Earlier this year, we wrote a blog post on the issue of “Covenant Marriages“, which are an attempt in some states to let spouses agree at the time of marriage to “opt out” of the no-fault divorce system and require a spouse to have grounds for a divorce. Colorado is not among the very few states which recognize covenant marriages.
In the English common law, divorces were long prohibited, and even when the concept began to be accepted, they required very specific, and limited, grounds for a divorce. In other words, falling out of love with your spouse was not sufficient to dissolve the marriage as in a no-fault divorce – most of the time the spouse had to show some form of fault by the other spouse.
No-Fault Divorce in Colorado
Colorado abolished fault-based divorce in 1972 and for the past 48 years fault is not only not required to obtain a dissolution of marriage in Colorado, evidence of fault is rarely admissible.
No-fault divorce is a type of divorce that does not require any sort of fault or wrongdoing by either spouse in order for the Court to sign off on a divorce. The most common ground for a no-fault divorce is “irreconcilable differences” in other words, there has been an “irretrievable breakdown” of the marriage. That means one spouse does not need to explain to the Court why they are requesting a divorce, they just need to assert that the marriage is over for the Court to grant a divorce.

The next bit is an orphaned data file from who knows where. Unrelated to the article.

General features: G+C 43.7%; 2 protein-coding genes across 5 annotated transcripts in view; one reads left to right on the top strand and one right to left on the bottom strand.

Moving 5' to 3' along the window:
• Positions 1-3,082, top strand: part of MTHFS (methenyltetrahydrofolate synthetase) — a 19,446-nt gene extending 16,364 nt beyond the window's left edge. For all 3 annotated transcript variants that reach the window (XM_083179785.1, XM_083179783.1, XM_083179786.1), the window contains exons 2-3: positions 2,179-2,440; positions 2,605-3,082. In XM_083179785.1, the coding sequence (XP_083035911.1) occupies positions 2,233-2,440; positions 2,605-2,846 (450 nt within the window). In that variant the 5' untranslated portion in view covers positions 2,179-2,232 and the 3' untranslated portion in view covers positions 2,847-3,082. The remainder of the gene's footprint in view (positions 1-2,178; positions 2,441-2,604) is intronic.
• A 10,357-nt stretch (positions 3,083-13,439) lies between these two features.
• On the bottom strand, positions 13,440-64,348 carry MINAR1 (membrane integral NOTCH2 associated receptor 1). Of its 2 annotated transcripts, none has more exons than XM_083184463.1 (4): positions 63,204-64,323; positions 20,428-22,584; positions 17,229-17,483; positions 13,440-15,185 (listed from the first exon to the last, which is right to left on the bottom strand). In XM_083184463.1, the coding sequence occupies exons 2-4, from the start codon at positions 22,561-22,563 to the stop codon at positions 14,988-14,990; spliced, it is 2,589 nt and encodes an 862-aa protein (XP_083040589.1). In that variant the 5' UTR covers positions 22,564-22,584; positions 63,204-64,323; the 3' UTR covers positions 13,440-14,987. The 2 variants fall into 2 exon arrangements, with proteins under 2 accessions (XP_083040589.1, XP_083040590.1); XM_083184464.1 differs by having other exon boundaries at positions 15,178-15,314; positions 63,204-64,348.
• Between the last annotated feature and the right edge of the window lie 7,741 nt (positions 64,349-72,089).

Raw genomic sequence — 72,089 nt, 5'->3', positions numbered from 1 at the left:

In Colorado, the only grounds for divorce is that the marriage is irretrievably broken. C.R.S. 14-10-106(1)(a)(II). That means that if one spouse says the marriage is irretrievably broken, the Court will grant the decree – it does not matter if the other spouse claims the marriage is not broken.
A no-fault divorce is far easier to get than a fault-based divorce because no time or money needs to be spent showcasing the bad behavior of the other spouse. Depending on the circumstances, there may be a lack of tangible evidence to show that bad behavior, making it difficult, if not impossible, to get divorced.
With No-fault divorce, no one is to blame for the marriage ending, which alleviates the need of the Court to “punish” or “reward” one spouse. In fact, since fault is not required to prove a spouse has grounds for divorce, the Court will generally exclude any evidence of wrongdoing in most cases.